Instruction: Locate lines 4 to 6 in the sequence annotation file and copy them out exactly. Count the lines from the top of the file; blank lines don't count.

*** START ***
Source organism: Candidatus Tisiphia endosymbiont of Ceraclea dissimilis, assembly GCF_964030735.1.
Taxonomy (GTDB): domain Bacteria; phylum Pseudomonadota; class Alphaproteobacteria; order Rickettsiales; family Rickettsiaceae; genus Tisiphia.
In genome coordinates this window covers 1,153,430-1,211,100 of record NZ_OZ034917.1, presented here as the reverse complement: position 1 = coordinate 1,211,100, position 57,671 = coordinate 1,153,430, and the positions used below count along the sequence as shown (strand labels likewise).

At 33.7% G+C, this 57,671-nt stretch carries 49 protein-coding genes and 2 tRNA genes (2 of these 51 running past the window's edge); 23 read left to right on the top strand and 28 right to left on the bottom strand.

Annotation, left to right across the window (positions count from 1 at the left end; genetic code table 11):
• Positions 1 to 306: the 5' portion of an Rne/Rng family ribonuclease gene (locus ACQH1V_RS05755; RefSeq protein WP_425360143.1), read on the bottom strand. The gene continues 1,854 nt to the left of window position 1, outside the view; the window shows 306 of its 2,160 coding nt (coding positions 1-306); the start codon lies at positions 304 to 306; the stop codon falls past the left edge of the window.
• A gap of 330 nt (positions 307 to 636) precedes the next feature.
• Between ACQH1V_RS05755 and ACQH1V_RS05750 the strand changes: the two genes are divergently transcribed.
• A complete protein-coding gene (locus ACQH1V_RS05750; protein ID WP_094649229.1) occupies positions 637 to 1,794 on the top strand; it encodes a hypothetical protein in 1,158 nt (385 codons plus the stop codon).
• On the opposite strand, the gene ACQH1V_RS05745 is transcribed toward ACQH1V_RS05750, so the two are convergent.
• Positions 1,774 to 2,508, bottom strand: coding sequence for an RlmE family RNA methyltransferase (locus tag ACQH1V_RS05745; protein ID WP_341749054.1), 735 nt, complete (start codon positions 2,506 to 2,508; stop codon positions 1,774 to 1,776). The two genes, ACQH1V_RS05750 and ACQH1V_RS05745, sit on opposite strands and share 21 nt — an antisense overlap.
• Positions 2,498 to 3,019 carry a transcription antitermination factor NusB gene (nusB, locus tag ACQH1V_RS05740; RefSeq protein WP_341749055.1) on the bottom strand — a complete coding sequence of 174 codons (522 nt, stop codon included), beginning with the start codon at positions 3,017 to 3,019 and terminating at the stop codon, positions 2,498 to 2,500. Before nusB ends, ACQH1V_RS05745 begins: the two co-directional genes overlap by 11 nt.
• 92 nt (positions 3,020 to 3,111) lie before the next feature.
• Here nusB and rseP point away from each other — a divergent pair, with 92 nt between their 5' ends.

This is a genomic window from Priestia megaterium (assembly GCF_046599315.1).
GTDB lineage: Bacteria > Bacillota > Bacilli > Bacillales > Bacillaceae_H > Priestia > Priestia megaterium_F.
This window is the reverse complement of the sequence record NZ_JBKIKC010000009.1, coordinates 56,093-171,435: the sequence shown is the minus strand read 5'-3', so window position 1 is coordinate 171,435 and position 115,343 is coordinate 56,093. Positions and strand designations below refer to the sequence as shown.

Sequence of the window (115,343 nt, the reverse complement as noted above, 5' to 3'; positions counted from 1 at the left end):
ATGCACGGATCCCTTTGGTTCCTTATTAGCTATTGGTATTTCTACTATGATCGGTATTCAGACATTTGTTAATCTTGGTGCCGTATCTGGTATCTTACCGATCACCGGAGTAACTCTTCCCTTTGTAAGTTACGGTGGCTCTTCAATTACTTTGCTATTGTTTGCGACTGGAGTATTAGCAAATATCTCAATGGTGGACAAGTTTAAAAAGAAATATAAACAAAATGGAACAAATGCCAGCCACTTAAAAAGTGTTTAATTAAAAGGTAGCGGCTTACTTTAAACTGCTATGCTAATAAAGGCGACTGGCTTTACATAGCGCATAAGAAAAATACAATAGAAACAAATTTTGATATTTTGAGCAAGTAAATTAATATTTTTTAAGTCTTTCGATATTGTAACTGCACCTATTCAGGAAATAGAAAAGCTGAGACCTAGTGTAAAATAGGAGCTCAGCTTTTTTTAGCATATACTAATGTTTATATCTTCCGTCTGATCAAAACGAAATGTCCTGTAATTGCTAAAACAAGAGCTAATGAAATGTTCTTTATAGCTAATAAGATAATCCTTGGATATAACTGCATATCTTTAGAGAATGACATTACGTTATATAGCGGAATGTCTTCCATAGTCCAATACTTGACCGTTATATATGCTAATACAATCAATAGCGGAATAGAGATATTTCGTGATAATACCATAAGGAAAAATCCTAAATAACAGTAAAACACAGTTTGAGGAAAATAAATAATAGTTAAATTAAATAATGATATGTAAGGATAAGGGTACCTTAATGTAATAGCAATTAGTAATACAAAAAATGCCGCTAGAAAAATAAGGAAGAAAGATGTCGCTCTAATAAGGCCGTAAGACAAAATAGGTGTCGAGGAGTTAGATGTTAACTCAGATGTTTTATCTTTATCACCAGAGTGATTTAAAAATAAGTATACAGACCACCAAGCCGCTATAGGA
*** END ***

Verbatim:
At 33.7% G+C, this 57,671-nt stretch carries 49 protein-coding genes and 2 tRNA genes (2 of these 51 running past the window's edge); 23 read left to right on the top strand and 28 right to left on the bottom strand.

Annotation, left to right across the window (positions count from 1 at the left end; genetic code table 11):
• Positions 1 to 306: the 5' portion of an Rne/Rng family ribonuclease gene (locus ACQH1V_RS05755; RefSeq protein WP_425360143.1), read on the bottom strand. The gene continues 1,854 nt to the left of window position 1, outside the view; the window shows 306 of its 2,160 coding nt (coding positions 1-306); the start codon lies at positions 304 to 306; the stop codon falls past the left edge of the window.